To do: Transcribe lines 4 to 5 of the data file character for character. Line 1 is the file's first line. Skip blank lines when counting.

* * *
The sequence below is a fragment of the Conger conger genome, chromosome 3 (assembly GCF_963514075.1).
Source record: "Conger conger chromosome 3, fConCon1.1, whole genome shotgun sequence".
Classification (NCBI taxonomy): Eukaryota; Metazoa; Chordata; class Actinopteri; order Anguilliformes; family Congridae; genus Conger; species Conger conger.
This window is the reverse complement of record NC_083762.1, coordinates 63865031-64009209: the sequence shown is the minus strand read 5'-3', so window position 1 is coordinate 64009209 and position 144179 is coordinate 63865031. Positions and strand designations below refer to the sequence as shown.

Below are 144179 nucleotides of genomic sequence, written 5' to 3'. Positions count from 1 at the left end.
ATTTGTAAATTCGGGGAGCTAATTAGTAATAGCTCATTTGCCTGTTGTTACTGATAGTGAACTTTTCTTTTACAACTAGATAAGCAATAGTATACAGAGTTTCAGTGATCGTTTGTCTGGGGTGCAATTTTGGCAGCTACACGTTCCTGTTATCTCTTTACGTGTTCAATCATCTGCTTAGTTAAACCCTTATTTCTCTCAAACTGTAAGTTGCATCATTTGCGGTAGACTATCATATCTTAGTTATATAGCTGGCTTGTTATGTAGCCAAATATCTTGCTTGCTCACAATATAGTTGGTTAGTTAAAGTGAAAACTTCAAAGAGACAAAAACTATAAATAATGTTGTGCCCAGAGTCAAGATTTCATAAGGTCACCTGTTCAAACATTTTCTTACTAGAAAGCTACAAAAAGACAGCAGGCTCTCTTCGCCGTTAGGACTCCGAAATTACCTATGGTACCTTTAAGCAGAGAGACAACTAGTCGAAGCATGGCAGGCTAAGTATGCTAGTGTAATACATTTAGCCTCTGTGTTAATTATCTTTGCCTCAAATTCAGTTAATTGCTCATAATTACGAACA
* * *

This window is the reverse complement of record NC_083762.1, coordinates 63865031-64009209: the sequence shown is the minus strand read 5'-3', so window position 1 is coordinate 64009209 and position 144179 is coordinate 63865031. Positions and strand designations below refer to the sequence as shown.

Below are 144179 nucleotides of genomic sequence, written 5' to 3'. Positions count from 1 at the left end.